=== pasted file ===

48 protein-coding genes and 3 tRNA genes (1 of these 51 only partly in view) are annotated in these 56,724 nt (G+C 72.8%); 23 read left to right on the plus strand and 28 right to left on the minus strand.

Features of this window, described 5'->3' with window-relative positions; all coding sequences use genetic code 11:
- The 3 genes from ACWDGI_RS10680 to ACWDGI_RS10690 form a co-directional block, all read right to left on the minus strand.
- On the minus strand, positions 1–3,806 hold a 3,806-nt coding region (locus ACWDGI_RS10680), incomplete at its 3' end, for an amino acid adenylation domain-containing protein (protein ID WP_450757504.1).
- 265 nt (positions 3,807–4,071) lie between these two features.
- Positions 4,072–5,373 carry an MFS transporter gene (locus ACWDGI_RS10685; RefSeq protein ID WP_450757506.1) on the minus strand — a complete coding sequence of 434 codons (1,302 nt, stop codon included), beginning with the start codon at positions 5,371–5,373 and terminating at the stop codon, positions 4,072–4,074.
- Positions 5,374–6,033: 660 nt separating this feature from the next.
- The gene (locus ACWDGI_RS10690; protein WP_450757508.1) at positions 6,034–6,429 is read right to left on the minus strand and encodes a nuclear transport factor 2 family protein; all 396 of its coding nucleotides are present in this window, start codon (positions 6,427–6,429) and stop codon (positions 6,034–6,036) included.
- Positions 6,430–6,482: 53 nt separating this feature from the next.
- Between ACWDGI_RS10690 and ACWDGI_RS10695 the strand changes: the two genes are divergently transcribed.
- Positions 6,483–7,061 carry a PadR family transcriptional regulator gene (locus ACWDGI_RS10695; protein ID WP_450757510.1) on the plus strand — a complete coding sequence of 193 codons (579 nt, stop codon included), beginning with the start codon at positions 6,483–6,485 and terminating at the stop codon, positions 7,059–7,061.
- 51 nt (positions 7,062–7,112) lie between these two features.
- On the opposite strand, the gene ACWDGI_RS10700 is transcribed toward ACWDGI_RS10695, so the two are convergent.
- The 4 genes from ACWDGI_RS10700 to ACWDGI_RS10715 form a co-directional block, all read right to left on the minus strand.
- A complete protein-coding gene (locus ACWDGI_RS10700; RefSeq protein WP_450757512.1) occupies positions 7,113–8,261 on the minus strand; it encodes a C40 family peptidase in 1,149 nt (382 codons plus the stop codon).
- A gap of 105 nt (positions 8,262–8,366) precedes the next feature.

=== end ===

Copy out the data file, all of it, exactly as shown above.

48 protein-coding genes and 3 tRNA genes (1 of these 51 only partly in view) are annotated in these 56,724 nt (G+C 72.8%); 23 read left to right on the plus strand and 28 right to left on the minus strand.

Features of this window, described 5'->3' with window-relative positions; all coding sequences use genetic code 11:
- The 3 genes from ACWDGI_RS10680 to ACWDGI_RS10690 form a co-directional block, all read right to left on the minus strand.
- On the minus strand, positions 1–3,806 hold a 3,806-nt coding region (locus ACWDGI_RS10680), incomplete at its 3' end, for an amino acid adenylation domain-containing protein (protein ID WP_450757504.1).
- 265 nt (positions 3,807–4,071) lie between these two features.
- Positions 4,072–5,373 carry an MFS transporter gene (locus ACWDGI_RS10685; RefSeq protein ID WP_450757506.1) on the minus strand — a complete coding sequence of 434 codons (1,302 nt, stop codon included), beginning with the start codon at positions 5,371–5,373 and terminating at the stop codon, positions 4,072–4,074.
- Positions 5,374–6,033: 660 nt separating this feature from the next.
- The gene (locus ACWDGI_RS10690; protein WP_450757508.1) at positions 6,034–6,429 is read right to left on the minus strand and encodes a nuclear transport factor 2 family protein; all 396 of its coding nucleotides are present in this window, start codon (positions 6,427–6,429) and stop codon (positions 6,034–6,036) included.
- Positions 6,430–6,482: 53 nt separating this feature from the next.
- Between ACWDGI_RS10690 and ACWDGI_RS10695 the strand changes: the two genes are divergently transcribed.
- Positions 6,483–7,061 carry a PadR family transcriptional regulator gene (locus ACWDGI_RS10695; protein ID WP_450757510.1) on the plus strand — a complete coding sequence of 193 codons (579 nt, stop codon included), beginning with the start codon at positions 6,483–6,485 and terminating at the stop codon, positions 7,059–7,061.
- 51 nt (positions 7,062–7,112) lie between these two features.
- On the opposite strand, the gene ACWDGI_RS10700 is transcribed toward ACWDGI_RS10695, so the two are convergent.
- The 4 genes from ACWDGI_RS10700 to ACWDGI_RS10715 form a co-directional block, all read right to left on the minus strand.
- A complete protein-coding gene (locus ACWDGI_RS10700; RefSeq protein WP_450757512.1) occupies positions 7,113–8,261 on the minus strand; it encodes a C40 family peptidase in 1,149 nt (382 codons plus the stop codon).
- A gap of 105 nt (positions 8,262–8,366) precedes the next feature.